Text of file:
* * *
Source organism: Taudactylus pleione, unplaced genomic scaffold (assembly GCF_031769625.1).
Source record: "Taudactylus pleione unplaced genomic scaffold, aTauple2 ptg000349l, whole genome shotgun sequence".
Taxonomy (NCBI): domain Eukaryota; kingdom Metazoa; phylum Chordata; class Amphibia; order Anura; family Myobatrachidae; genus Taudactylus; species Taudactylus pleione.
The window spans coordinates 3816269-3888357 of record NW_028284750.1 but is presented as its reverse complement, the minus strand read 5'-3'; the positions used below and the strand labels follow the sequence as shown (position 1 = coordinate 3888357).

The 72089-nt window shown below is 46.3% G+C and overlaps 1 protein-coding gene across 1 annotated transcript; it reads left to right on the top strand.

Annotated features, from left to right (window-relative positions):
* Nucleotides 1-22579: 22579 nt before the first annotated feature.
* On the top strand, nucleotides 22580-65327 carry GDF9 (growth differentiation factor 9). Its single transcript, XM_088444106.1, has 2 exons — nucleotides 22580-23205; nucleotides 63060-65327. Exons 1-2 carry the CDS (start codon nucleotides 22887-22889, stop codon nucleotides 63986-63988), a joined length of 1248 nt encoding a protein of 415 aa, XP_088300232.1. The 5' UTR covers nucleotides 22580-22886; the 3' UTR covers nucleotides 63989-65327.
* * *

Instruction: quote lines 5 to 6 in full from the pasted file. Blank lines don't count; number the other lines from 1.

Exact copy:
The 72089-nt window shown below is 46.3% G+C and overlaps 1 protein-coding gene across 1 annotated transcript; it reads left to right on the top strand.

Annotated features, from left to right (window-relative positions):